By on October 14, 2014

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The European Union is withdrawing a mandated quota of EV and hydrogen refueling stations that are to be installed in member states by 2020. Instead, the governing body is asking each member install an “appropriate number” of publically accessible EV stations by the start of the new decade, with hydrogen due by 2025 for those who choose to develop the resource.

Auto Express reports the United Kingdom — as one example — would have fallen 64,000 units short of 122,000 units by 2020, but can now focus instead on its own £9 million ($14.4 million USD) infrastructure program, which will put over 200 electric stations online by the end of this year.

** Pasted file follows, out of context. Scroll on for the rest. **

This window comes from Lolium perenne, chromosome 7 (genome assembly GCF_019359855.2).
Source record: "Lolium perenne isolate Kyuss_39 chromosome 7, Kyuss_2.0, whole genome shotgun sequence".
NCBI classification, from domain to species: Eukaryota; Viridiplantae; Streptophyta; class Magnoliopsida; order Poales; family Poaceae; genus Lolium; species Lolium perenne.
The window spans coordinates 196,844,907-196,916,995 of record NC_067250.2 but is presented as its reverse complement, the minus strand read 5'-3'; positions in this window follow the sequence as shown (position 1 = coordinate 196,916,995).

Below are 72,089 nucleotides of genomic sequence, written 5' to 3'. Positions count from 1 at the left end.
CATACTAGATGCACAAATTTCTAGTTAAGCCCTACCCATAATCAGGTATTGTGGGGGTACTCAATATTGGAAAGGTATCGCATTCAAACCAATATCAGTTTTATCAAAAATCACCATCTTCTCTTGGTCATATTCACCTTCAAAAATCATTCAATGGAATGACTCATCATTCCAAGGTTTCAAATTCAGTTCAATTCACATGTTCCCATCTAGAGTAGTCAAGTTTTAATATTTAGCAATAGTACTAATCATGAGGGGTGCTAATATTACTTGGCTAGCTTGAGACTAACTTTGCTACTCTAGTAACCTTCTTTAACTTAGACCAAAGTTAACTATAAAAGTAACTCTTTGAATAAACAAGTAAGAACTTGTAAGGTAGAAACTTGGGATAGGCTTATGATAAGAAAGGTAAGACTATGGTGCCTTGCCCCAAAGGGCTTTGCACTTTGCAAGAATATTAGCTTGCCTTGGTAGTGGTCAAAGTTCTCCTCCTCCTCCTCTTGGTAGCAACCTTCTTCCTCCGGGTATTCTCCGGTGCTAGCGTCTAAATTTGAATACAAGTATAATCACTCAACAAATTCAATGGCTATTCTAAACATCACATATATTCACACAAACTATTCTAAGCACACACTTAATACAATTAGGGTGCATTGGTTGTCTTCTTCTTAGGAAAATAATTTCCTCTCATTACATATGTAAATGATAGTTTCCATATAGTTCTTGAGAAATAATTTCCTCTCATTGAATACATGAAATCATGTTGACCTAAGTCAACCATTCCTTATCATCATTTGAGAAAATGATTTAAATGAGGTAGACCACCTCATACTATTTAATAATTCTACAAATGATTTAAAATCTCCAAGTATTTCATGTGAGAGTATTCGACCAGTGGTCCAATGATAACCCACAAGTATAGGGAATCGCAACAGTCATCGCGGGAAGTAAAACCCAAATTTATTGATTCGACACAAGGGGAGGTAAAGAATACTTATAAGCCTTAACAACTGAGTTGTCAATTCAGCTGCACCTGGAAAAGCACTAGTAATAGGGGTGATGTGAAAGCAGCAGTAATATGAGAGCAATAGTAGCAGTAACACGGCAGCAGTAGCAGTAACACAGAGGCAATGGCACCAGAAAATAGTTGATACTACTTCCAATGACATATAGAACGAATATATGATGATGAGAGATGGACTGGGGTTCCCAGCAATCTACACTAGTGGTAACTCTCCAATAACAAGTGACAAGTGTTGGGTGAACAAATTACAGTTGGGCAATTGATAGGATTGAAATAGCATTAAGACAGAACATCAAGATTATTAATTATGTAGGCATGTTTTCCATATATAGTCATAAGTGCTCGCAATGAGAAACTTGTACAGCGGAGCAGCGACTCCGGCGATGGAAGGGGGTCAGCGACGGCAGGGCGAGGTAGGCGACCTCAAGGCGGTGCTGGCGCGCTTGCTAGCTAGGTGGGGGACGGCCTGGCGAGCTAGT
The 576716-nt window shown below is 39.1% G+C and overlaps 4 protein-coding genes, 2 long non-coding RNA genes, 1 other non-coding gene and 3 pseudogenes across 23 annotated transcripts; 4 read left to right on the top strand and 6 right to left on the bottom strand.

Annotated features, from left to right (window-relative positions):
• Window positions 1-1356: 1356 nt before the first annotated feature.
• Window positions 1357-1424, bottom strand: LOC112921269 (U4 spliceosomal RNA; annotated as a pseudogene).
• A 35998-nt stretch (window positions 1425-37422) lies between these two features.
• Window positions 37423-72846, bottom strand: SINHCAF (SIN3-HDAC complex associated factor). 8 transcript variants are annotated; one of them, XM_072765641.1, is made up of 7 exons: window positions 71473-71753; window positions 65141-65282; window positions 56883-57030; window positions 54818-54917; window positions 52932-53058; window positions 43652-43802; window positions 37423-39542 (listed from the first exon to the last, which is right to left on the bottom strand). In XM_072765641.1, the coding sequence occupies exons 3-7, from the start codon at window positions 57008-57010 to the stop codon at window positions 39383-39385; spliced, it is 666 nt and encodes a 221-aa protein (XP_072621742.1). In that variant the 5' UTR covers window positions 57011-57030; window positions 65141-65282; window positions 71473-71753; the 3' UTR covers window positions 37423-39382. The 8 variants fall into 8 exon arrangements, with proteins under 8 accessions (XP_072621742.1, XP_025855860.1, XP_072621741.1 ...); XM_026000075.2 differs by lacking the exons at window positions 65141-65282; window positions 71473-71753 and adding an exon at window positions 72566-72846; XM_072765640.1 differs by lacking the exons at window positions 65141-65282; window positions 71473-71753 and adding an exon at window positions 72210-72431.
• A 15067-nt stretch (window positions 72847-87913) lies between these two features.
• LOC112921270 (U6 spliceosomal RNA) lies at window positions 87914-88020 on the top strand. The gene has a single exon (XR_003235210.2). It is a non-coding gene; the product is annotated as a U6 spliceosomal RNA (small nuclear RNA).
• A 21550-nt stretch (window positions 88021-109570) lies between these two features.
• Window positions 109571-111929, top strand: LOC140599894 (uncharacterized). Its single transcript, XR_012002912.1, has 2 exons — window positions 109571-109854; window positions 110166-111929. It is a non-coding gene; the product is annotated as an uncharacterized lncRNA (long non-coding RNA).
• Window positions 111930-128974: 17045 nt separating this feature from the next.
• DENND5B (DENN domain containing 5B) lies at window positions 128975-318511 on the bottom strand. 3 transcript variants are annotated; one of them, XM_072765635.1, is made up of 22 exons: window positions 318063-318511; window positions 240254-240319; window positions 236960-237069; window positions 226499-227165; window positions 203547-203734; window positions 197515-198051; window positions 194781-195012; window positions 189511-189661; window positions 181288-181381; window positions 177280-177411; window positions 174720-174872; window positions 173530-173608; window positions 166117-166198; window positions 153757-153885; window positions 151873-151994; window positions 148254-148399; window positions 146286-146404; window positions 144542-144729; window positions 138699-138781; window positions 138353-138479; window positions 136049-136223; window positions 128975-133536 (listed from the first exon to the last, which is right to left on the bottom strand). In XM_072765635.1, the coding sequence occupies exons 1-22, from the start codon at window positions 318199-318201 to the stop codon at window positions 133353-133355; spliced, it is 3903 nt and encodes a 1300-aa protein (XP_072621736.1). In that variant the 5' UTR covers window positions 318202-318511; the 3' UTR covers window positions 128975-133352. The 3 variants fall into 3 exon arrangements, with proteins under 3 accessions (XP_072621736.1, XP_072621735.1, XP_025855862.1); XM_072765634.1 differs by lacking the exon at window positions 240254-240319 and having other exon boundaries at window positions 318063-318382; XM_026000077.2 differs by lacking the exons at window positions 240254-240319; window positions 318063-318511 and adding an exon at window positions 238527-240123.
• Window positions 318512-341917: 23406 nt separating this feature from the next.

Meanwhile, campaign group Transport & Environment clean vehicles manager Greg Archer lamented the change in the mandate, placing the blame on the member states who “could not accept binding committments for low-carbon charging infrastructure”:

Europe can and should do better and initiate a comprehensive strategy on e-mobility. This continent needs to join the race for clean innovation, cut its €300 billion oil import bill and reduce CO2 emissions as soon as possible.

The Clean Power for Transport mandate will go into effect by the end of October.

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